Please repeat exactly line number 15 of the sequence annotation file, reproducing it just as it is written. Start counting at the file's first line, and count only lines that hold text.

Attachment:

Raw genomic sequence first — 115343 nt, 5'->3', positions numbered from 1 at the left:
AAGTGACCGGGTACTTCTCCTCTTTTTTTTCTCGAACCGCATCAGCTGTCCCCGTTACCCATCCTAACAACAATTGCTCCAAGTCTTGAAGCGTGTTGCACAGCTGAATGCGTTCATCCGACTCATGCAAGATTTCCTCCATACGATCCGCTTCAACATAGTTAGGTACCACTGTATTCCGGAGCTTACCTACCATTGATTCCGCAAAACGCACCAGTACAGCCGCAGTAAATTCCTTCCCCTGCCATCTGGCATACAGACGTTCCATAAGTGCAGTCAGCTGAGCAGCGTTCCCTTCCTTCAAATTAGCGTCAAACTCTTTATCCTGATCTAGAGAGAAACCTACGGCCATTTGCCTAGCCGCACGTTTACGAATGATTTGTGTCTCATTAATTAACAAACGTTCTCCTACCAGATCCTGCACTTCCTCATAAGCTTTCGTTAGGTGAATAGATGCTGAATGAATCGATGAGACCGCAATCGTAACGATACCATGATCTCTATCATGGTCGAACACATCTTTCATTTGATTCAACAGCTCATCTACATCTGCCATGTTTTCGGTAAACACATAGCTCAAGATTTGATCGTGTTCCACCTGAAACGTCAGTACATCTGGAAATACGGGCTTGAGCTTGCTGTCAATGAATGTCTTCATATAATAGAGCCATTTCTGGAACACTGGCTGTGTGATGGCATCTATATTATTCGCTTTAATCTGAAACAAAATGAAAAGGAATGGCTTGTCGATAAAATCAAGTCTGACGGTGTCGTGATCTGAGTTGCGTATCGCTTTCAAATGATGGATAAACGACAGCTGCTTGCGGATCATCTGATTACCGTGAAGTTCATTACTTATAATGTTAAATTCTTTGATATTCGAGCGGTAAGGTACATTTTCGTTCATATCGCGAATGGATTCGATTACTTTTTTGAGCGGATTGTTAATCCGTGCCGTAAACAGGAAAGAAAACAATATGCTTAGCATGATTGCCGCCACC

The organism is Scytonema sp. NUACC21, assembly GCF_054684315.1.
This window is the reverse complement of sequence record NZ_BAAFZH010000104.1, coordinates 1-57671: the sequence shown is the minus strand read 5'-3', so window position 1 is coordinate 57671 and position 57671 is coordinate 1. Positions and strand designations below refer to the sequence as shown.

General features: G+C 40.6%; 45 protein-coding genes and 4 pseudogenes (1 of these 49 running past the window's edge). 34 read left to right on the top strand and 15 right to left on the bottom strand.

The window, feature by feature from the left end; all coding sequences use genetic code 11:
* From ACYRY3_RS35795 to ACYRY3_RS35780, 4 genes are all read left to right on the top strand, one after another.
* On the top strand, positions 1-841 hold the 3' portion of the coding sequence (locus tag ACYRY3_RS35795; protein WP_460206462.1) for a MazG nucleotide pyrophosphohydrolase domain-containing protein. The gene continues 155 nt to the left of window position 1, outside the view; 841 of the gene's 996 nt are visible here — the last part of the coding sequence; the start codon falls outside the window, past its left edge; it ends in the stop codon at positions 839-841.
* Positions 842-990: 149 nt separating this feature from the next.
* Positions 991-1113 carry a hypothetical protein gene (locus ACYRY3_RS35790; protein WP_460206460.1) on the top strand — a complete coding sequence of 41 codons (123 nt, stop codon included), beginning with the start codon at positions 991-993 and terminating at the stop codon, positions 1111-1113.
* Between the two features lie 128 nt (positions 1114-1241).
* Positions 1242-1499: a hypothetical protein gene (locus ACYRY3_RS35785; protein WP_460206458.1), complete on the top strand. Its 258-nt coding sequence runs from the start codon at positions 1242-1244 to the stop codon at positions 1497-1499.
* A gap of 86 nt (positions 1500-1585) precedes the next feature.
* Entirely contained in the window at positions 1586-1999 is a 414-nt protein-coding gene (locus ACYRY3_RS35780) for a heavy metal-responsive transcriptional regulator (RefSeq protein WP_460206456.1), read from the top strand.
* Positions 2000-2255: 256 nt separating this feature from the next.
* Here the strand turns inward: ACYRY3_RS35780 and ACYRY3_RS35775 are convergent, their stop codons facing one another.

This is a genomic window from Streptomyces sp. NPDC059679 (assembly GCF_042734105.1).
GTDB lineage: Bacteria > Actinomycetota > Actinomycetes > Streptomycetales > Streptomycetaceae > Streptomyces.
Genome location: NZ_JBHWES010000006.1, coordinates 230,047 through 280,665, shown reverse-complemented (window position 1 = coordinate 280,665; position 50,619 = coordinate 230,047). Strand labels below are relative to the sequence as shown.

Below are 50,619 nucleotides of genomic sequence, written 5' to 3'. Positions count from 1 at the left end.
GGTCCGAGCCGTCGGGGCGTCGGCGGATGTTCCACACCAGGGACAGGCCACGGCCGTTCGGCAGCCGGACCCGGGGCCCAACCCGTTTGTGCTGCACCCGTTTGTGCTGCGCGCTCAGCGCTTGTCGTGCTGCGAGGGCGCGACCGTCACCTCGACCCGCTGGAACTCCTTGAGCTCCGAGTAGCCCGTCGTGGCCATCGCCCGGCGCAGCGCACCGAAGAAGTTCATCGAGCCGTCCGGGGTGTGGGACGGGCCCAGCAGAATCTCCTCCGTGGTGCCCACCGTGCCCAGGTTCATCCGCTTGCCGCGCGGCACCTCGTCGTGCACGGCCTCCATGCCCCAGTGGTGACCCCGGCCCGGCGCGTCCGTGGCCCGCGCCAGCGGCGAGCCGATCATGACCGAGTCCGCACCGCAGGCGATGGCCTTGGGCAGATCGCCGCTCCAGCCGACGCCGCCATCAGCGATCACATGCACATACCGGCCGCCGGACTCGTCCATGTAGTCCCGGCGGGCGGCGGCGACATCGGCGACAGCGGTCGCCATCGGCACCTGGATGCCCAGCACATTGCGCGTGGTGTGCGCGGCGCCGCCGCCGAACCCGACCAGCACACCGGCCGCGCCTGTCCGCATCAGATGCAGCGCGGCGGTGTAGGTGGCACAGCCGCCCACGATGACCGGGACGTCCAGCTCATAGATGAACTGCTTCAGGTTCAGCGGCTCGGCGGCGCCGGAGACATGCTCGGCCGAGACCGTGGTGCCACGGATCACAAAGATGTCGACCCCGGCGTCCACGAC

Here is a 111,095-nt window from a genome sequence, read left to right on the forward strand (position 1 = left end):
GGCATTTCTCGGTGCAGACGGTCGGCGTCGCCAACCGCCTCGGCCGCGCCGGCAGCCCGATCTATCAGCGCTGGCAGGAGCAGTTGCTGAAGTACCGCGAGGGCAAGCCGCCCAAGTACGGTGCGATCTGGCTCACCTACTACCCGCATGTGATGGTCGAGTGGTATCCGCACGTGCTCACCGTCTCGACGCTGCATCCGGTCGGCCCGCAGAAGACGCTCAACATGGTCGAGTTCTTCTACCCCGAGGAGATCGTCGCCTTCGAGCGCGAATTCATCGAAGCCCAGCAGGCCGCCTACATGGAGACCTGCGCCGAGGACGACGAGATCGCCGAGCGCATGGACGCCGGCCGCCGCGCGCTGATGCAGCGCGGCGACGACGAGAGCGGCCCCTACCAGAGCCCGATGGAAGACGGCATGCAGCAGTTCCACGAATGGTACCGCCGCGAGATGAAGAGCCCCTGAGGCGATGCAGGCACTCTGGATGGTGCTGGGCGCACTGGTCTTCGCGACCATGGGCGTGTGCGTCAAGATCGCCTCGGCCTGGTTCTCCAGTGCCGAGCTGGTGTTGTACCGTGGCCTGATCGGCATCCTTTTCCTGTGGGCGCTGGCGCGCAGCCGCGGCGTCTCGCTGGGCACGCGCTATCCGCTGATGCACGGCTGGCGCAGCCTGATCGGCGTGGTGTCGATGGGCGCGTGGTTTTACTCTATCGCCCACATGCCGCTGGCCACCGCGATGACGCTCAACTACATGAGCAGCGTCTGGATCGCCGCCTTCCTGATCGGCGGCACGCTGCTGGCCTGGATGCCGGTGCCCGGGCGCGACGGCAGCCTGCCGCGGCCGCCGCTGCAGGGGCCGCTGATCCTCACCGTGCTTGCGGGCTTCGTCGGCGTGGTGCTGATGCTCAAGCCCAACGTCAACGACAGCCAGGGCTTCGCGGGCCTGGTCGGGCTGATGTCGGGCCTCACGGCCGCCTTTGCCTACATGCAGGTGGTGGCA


* Positions 2000-2255: 256 nt separating this feature from the next.